Three hundred and thirty-six pages. That was the hefty volume delivered to the European Union on May 9th by the chairs of the Conference on the Future of Europe. The tome recorded the results of a year of working groups, an online platform (where citizens could offer ideas), and in-person discussion groups of “diverse,” “randomly selected” EU citizens. As promised, the conference, touted as an exercise in democracy, delivered a set of proposals to improve the European Union, approximately 300 of them.
The political usefulness of the final report will likely come from this fact: that the conference was designed and lauded as a continent-wide meeting of EU bureaucrats with ordinary Europeans, precisely to gather the suggestions from the man on the street into a democratic mandate for EU politicians. This principal, stated in the report as coming from the mouths citizens, is meant to lay “the foundation for the creation of a more united and politically cohesive Europe.”
Nevertheless, for the most part, the hundreds of proposals are unsurprising. From suggesting more investment in “green” energy and “climate-friendly technologies” to encouraging Europeans to less meat and use more public transportation, to incentivizing organic farming; creating more protected natural areas; reducing bureaucracy; prohibiting single-use plastics; addressing European dependency on foreign markets for essential manufacturing components such as micro-chips; eliminating “tax havens” among member states—the proposals largely reiterate either the already-underway progressive agenda, all of which are very controversial issues, or echoe the legitimate concerns currently being debated both inside and outside of EU institutions.
How far some want the political unity of the EU to go in implementing the agenda becomes clear in the few, though significant, proposals that require changes to the EU’s founding document, the Treaty on European Union. Among them are giving the European Parliament the right of legislative initiative; abolishing the unanimity vote on everything from foreign policy to tax matters; creating the possibility of EU-wide referenda; developing European Union health competencies, essentially creating an EU-wide public health system.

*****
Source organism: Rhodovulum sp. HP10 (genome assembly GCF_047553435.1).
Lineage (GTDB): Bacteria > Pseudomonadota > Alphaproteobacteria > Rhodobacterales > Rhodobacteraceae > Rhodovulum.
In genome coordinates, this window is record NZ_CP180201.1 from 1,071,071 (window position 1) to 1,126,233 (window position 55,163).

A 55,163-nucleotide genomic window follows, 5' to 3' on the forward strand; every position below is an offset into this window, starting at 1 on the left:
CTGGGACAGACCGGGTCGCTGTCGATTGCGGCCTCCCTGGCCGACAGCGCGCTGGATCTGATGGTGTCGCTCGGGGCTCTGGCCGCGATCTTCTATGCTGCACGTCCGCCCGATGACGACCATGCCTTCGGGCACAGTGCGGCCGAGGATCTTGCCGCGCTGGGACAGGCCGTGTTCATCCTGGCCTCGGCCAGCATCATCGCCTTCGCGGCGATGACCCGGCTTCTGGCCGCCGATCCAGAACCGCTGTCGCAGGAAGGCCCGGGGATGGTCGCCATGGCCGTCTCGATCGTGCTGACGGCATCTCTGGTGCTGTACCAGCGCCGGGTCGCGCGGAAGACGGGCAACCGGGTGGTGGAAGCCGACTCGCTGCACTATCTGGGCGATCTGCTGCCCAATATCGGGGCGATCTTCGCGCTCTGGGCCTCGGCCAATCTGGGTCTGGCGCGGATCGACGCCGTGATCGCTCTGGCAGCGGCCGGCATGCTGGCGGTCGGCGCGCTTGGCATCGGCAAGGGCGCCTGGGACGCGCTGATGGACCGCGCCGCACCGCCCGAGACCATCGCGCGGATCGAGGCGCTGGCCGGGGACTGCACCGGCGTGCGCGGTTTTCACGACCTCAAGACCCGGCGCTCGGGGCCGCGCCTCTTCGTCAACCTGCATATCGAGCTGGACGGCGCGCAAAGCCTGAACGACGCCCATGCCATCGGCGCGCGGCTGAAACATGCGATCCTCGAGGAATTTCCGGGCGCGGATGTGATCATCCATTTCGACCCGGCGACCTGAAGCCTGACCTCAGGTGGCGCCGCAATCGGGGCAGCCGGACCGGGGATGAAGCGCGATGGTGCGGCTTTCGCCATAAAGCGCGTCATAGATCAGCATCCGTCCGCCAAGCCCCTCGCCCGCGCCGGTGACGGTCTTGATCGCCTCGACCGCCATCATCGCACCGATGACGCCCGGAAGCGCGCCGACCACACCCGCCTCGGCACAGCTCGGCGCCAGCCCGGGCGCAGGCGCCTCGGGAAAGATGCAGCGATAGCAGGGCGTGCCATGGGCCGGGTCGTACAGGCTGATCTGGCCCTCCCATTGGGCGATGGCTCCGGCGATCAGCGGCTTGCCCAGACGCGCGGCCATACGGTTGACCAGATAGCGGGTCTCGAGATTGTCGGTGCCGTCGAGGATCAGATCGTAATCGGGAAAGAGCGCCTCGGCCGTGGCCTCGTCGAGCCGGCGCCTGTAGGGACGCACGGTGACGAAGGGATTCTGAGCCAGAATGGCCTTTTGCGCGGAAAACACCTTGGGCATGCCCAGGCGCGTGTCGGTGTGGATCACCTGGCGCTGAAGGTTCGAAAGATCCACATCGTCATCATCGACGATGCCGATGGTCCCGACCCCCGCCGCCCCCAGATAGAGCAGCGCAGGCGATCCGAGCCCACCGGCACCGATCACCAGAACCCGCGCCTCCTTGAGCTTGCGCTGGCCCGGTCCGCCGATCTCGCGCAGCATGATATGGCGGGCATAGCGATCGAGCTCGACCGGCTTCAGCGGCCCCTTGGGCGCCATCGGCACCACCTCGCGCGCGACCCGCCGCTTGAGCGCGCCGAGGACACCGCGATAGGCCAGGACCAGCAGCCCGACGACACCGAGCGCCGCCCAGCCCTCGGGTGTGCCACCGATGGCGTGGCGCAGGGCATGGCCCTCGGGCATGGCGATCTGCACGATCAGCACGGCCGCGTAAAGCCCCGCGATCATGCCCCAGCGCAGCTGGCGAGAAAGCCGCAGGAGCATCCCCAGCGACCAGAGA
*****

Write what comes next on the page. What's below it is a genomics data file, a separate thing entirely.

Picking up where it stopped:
Additional proposals, such as allowing citizens to vote on transnational lists with an EU-wide constituency, would require a unanimous vote by EU countries in the Council.
Rather than uniting the European Union, the conference has become a point of contention. On the one hand, Commission President Ursula Von der Leyen immediately came out in favour of the possible treaty changes, and the EU Parliament is expected to call for a constitutional convention at its plenary in June. On the other hand, some MEPs and a significant number of member states have expressed their opposition to a federalized Europe and treaty change. The same day as the report was delivered, thirteen member states published an open letter taking a stand against treaty changes and other aspects of the conference report.
If Parliament gets its way and passes a call for a constitutional convention, it’s not clear whether the Council could gather the simple majority of 14 countries needed to trigger such a convention—13 countries have already expressed opposition—and making any actual treaty changes would yet require a unanimous vote.
In the end all may be for naught anyway.
And what has the EU paid for this effort? The EU executive has not disclosed the total cost of the conference, stating, according to Politico, that it doesn’t have that number as the various parts of the conference were paid for from the budgets of the respective EU institutions that organised them. It did tell the parliament earlier this year that it had shelled out €20.9 million thus far on costs ranging from travel and accommodations to simultaneous translations.
Bridget Ryder is Spain-based writer. She has written on politics, environment, and culture for American and international publications. She holds degrees in Spanish and Catholic Studies.